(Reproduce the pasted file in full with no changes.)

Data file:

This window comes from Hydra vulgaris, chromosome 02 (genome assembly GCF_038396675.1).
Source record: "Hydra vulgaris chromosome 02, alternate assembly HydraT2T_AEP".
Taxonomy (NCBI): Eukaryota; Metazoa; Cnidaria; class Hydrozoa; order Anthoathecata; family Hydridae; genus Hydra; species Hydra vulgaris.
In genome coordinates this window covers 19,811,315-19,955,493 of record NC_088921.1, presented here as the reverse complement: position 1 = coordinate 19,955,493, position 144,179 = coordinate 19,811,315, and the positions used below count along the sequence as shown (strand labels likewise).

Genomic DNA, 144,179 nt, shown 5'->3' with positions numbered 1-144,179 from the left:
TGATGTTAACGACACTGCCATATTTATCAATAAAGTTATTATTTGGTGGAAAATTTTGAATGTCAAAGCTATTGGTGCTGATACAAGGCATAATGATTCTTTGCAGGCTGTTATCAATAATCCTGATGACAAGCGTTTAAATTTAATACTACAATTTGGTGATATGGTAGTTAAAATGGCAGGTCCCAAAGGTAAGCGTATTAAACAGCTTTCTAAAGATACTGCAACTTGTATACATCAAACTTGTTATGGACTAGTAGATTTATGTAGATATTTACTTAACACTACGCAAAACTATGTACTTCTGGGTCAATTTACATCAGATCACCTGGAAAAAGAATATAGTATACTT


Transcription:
This window comes from Hydra vulgaris, chromosome 02 (genome assembly GCF_038396675.1).
Source record: "Hydra vulgaris chromosome 02, alternate assembly HydraT2T_AEP".
Taxonomy (NCBI): Eukaryota; Metazoa; Cnidaria; class Hydrozoa; order Anthoathecata; family Hydridae; genus Hydra; species Hydra vulgaris.
In genome coordinates this window covers 19,811,315-19,955,493 of record NC_088921.1, presented here as the reverse complement: position 1 = coordinate 19,955,493, position 144,179 = coordinate 19,811,315, and the positions used below count along the sequence as shown (strand labels likewise).

Genomic DNA, 144,179 nt, shown 5'->3' with positions numbered 1-144,179 from the left:
TGATGTTAACGACACTGCCATATTTATCAATAAAGTTATTATTTGGTGGAAAATTTTGAATGTCAAAGCTATTGGTGCTGATACAAGGCATAATGATTCTTTGCAGGCTGTTATCAATAATCCTGATGACAAGCGTTTAAATTTAATACTACAATTTGGTGATATGGTAGTTAAAATGGCAGGTCCCAAAGGTAAGCGTATTAAACAGCTTTCTAAAGATACTGCAACTTGTATACATCAAACTTGTTATGGACTAGTAGATTTATGTAGATATTTACTTAACACTACGCAAAACTATGTACTTCTGGGTCAATTTACATCAGATCACCTGGAAAAAGAATATAGTATACTT